Archive for the 'TPW Mag' Category

TPW Magazine: Remembering Tony Amos

Monday, July 9th, 2018

Tony Amos. Image: Earl Nottingham, TPWD.

This is Passport to Texas

Shortly after Anthony “Tony” Amos joined the University of Texas Marine Science Institute in Port Aransas in 1976, he began patrolling a seven-mile stretch of beach every other day.

That’s how Melissa Gaskill begins her article for the July issue of Texas Parks and Wildlife magazine; it’s a tribute to Tony Amos, a man who lived and shared his passion for the understanding and conservation of marine life.

He passed away in September of 2017, but his legacy lives on among those who knew him and worked with him. Melissa writes: One of Amos’s best-known achievements is the Animal Rehabilitation Keep, or ARK, which came about somewhat by accident.

He came across oiled birds and sea turtles on his beach patrols after a 1979 oil spill in Mexico’s Bay of Campeche, and brought them to the MSI campus… building shelters for the birds and putting the sea turtles in unused tanks.

That ad hoc effort grew into a thriving marine wildlife rehabilitation facility with a sea turtle building and outdoor bird enclosures. The MSI renamed it the Amos Rehabilitation Keep in August, 2016.

Read Melissa Gaskill’s story about Tony Amos’ life and legacy in the words of those who knew him, in the July issue of Texas Parks and Wildlife Magazine. On newsstands now.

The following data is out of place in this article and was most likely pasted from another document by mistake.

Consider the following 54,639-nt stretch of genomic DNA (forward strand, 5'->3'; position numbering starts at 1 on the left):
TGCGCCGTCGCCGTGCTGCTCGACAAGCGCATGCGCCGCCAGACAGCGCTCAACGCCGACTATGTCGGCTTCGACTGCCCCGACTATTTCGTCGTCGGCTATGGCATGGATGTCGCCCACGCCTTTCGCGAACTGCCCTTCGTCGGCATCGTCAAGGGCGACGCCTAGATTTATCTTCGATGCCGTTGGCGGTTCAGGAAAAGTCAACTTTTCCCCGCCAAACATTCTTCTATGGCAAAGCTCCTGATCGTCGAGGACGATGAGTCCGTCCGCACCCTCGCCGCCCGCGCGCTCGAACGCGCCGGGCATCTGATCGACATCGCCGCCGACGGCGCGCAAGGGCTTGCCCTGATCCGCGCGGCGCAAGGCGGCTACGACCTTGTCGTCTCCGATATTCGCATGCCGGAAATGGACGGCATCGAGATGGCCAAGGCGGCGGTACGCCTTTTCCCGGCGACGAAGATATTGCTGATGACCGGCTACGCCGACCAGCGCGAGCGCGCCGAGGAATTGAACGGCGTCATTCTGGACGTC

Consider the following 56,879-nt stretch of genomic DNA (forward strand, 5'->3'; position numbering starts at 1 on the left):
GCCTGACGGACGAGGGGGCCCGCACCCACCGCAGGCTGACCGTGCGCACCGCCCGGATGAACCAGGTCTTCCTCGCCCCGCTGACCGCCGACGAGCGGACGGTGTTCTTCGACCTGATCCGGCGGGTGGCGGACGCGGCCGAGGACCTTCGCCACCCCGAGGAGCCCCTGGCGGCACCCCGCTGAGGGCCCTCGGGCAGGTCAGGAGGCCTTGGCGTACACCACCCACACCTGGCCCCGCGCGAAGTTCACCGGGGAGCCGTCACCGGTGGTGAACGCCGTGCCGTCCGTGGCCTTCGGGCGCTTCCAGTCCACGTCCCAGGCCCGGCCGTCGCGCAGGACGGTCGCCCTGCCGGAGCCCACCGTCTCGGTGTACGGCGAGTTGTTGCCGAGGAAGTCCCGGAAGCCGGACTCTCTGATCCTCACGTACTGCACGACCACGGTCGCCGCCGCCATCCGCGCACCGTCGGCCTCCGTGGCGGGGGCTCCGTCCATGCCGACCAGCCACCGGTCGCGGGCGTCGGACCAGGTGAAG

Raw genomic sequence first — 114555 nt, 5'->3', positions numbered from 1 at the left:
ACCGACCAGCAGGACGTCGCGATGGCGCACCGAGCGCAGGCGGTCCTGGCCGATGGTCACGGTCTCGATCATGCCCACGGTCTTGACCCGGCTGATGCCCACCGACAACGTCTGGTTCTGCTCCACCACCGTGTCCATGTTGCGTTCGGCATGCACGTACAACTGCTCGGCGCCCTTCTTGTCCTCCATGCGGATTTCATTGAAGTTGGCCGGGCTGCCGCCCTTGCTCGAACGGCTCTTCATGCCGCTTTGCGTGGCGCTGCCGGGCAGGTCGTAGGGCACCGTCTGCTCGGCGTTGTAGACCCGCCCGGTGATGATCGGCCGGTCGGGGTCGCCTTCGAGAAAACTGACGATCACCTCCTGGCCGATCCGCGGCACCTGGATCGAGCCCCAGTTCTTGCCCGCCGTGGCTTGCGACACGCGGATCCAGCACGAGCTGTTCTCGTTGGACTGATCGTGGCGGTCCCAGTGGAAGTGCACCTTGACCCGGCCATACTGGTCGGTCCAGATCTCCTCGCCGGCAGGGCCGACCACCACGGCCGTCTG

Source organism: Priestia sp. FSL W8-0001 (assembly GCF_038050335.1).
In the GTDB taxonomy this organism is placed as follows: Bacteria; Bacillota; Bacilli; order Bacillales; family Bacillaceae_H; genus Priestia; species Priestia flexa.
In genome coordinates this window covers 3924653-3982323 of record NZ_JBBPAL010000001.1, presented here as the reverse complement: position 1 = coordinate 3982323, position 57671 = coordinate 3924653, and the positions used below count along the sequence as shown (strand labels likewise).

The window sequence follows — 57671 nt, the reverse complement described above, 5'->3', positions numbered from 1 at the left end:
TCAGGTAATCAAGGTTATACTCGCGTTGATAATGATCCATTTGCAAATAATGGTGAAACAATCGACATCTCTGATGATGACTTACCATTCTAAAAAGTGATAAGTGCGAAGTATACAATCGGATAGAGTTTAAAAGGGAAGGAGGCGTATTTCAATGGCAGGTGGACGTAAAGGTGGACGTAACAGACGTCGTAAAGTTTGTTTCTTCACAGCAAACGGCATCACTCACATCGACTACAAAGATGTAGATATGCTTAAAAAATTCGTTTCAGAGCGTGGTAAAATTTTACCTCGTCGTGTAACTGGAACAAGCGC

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For Texas Parks and Wildlife…I’m Cecilia Nasti.

TPW Magazine–Texas Water Safari

Wednesday, June 6th, 2018

The calm before the storm?

This is Passport to Texas

This Saturday, June 9th, the 56th Annual Texas Water Safari gets underway. Known as the World’s Toughest Canoe Race, individuals and teams of paddlers endure the grueling non-stop, 262 mile trip from San Marcos to Seadrift.

Read a nail-biting account of the trek written by adventurer, Russell Roe, for the June issue of Texas Parks and Wildlife magazine. It’s another installment of the magazine’s year of Epic Texas Adventures.

Roe captures the spirit of the event as he follows novices and seasoned veterans alike, as they wipe out at rapids and lose all their gear, negotiate log jams, suffer blazing heat, oppressive humidity, the indignity of biting insects.